Results 1 to 4 of 4
  1. #1
    Green Wrencher
    Reputation: RDTigger's Avatar
    Join Date
    Sep 2010
    Posts
    245

    How much trouble are Avid Elixir 3's?

    About to buy my first bike and these are likely to be on it. I hear Hydro's are the best, I'd be happy with a bike to ride, lol.

    • Buying a bike from BDirect, how hard should these be to setup initially?
    • After setup will I need to bleed them initially?
    • Is there a way to bleed the brakes without buying a $30 kit from Avid?
    • How hard will it be to maintain them?
    • Just how good are they? Thought I would be working with Avid BB7's...

  2. #2
    mtbr member
    Reputation: GrapeNutsRobot's Avatar
    Join Date
    Sep 2004
    Posts
    117
    Quote Originally Posted by RDTigger
    About to buy my first bike and these are likely to be on it. I hear Hydro's are the best, I'd be happy with a bike to ride, lol.

    • Buying a bike from BDirect, how hard should these be to setup initially?
    • After setup will I need to bleed them initially?
    • Is there a way to bleed the brakes without buying a $30 kit from Avid?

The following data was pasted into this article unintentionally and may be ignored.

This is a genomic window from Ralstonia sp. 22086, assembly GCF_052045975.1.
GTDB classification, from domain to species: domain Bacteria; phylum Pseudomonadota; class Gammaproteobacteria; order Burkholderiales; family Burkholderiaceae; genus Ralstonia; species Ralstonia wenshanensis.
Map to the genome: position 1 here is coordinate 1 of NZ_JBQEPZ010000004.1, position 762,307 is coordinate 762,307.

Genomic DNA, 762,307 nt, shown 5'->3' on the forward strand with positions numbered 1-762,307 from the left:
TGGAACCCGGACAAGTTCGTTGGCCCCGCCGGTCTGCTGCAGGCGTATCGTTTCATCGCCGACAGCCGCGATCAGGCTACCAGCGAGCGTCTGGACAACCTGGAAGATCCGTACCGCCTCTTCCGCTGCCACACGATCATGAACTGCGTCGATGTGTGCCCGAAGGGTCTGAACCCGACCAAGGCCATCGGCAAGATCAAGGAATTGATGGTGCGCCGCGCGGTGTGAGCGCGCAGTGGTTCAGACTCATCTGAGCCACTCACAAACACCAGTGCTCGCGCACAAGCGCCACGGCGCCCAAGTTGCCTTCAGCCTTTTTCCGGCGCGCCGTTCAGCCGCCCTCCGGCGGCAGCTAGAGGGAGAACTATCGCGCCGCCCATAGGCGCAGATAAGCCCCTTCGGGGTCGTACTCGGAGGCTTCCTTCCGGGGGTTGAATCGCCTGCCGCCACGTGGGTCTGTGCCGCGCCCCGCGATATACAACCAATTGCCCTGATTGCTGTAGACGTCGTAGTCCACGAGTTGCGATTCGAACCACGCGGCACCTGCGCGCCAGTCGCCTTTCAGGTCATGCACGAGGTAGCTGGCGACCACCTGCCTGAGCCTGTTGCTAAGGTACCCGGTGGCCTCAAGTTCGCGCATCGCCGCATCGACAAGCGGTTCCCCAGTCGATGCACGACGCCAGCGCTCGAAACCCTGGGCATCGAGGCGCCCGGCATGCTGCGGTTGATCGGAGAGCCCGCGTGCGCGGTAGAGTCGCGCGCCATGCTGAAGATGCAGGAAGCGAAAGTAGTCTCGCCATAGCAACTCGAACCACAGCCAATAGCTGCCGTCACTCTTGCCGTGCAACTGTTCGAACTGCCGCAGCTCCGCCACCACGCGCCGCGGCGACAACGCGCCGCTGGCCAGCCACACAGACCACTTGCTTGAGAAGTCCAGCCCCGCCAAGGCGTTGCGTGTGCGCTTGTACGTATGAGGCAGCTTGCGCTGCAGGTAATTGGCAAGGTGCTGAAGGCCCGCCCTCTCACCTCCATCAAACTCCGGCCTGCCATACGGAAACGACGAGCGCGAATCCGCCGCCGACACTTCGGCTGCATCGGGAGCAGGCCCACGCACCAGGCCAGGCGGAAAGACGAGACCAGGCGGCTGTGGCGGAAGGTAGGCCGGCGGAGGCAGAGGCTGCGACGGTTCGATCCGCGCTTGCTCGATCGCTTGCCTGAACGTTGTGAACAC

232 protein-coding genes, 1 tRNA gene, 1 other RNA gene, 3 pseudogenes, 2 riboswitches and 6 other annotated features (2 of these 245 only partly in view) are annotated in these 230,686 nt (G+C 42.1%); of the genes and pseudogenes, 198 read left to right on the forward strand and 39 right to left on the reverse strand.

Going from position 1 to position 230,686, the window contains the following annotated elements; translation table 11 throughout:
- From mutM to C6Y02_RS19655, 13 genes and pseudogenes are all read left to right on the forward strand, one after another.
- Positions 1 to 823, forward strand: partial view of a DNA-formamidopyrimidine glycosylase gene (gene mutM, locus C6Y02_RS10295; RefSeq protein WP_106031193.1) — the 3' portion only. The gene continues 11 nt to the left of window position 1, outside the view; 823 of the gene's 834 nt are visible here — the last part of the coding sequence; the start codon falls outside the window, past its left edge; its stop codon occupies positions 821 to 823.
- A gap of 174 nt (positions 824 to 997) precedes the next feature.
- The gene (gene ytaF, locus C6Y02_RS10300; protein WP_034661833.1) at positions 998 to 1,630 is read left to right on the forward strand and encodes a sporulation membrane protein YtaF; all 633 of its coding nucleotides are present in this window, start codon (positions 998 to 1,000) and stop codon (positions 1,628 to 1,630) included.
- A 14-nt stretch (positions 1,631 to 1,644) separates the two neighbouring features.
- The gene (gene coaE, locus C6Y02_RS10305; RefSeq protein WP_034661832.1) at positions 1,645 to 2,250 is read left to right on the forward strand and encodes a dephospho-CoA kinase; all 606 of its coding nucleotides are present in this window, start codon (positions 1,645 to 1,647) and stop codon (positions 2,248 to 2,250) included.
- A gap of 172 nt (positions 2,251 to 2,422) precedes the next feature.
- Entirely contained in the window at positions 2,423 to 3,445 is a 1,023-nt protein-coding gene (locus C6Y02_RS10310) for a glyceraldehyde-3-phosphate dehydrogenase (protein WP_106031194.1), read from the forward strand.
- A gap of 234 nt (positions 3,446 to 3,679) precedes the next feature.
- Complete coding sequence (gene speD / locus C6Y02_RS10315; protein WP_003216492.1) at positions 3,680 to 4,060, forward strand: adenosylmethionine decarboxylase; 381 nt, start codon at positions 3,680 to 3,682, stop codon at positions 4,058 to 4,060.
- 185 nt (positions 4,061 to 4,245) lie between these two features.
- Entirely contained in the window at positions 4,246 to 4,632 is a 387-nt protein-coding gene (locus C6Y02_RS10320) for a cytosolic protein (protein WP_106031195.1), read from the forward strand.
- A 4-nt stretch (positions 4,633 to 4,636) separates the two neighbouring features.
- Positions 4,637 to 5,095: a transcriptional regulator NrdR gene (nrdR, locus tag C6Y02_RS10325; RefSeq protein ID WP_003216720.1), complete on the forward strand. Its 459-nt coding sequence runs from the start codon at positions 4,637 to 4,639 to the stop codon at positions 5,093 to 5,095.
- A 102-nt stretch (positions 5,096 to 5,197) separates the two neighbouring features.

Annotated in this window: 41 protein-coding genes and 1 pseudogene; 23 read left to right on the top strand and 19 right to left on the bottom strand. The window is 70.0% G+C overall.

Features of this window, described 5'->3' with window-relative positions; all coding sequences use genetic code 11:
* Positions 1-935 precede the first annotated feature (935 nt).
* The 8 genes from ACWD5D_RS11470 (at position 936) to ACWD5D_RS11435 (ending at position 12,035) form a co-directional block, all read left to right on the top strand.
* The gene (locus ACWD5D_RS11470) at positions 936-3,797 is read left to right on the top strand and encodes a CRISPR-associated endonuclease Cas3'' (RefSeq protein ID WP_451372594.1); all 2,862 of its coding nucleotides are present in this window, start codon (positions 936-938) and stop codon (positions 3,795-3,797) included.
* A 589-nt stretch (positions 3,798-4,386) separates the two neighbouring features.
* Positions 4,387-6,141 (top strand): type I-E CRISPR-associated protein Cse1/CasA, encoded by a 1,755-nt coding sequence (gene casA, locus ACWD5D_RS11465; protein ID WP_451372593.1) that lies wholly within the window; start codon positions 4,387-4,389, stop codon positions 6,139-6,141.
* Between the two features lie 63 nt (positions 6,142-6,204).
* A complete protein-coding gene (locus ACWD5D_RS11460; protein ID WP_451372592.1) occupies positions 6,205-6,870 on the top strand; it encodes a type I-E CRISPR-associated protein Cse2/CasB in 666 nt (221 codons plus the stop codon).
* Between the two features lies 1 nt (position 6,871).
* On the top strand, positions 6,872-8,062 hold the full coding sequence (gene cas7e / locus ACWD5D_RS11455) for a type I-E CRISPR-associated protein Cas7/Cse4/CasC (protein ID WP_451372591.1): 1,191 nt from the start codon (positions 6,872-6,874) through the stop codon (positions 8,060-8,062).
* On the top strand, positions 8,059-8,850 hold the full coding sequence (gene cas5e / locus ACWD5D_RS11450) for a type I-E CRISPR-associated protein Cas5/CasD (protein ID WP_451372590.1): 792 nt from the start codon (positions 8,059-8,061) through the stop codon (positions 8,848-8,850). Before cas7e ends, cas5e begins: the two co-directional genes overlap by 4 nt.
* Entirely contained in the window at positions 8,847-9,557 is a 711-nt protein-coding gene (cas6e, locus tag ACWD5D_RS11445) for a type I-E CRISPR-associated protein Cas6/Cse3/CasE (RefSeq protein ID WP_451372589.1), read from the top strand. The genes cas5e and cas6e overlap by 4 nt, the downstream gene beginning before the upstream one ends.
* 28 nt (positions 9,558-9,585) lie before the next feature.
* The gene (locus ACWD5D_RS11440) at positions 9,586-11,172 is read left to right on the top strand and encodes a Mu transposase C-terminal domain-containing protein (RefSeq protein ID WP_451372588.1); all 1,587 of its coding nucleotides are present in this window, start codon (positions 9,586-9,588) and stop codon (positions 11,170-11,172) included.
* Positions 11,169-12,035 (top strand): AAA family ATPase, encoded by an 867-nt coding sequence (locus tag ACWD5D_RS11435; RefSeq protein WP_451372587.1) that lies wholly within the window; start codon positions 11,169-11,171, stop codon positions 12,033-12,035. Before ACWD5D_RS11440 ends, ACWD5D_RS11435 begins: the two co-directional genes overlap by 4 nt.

• How hard will it be to maintain them?
    • Just how good are they? Thought I would be working with Avid BB7's...
    My wifes bike has Elixir 3s with approximately 200 miles on them. Answers to questions are below.
    Not hard, they come set up ready to be bolted to the bike.
    No
    Don't know have not had a need to yet.
    Have not had a need to maintain them yet
    Good enough, may not be the lightest but I haven't seen any issues with them compared to my 755 XTs or my 775 XTs.
    The Good Times are Killing me

  3. #3
    mtbr member
    Reputation:
    Join Date
    Jul 2008
    Posts
    235
    The only part of the bleed kit that is really necessary is the bleed fitting, you might be able to find that on EBay for about $5. The other parts syringe, tubing, and DOT fluid are easy to find cheap locally. But you may not need to bleed them at all for some time, some people go years without bleeding and their brakes still work like new. With a decent set of brakes and a little luck the only maintenance you'll need to do is replacing the pads which is very easy.

    Comparing hydros to BB7s is apple and oranges. The advantage of BB7s is that cables and housing can be replaced easier than hydro lines can be cut and bled. Also since the pads are individually adjustable it is a little simpler to eliminate drag. No cable brake can equal the light action of hydros and DOT fluid can last a lot longer than a cable.

  4. #4
    Green Wrencher
    Reputation: RDTigger's Avatar
    Join Date
    Sep 2010
    Posts
    245
    Thanks guys... I feel safer looking at hydros after reading the posts and doing some timely research!

    So many options and pros/cons to different techs in components... especially brakes, forks and such.

Posting Permissions

  • You may not post new threads
  • You may not post replies
  • You may not post attachments
  • You may not edit your posts
  •